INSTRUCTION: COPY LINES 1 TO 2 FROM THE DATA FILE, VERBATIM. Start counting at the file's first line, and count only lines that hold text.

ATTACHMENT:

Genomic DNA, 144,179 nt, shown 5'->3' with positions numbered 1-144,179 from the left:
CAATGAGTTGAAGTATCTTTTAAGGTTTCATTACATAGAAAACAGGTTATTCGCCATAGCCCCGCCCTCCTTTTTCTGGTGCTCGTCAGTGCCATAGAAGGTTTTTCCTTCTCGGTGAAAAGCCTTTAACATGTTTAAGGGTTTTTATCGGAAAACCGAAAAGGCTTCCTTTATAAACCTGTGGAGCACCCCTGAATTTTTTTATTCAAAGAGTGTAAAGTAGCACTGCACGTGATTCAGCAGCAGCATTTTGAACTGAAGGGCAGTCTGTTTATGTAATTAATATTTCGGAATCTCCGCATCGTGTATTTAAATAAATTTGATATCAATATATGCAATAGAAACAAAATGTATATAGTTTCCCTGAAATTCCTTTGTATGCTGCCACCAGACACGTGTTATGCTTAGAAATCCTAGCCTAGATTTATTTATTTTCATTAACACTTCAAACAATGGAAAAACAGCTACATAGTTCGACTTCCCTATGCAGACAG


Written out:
Genomic DNA, 144,179 nt, shown 5'->3' with positions numbered 1-144,179 from the left:
CAATGAGTTGAAGTATCTTTTAAGGTTTCATTACATAGAAAACAGGTTATTCGCCATAGCCCCGCCCTCCTTTTTCTGGTGCTCGTCAGTGCCATAGAAGGTTTTTCCTTCTCGGTGAAAAGCCTTTAACATGTTTAAGGGTTTTTATCGGAAAACCGAAAAGGCTTCCTTTATAAACCTGTGGAGCACCCCTGAATTTTTTTATTCAAAGAGTGTAAAGTAGCACTGCACGTGATTCAGCAGCAGCATTTTGAACTGAAGGGCAGTCTGTTTATGTAATTAATATTTCGGAATCTCCGCATCGTGTATTTAAATAAATTTGATATCAATATATGCAATAGAAACAAAATGTATATAGTTTCCCTGAAATTCCTTTGTATGCTGCCACCAGACACGTGTTATGCTTAGAAATCCTAGCCTAGATTTATTTATTTTCATTAACACTTCAAACAATGGAAAAACAGCTACATAGTTCGACTTCCCTATGCAGACAG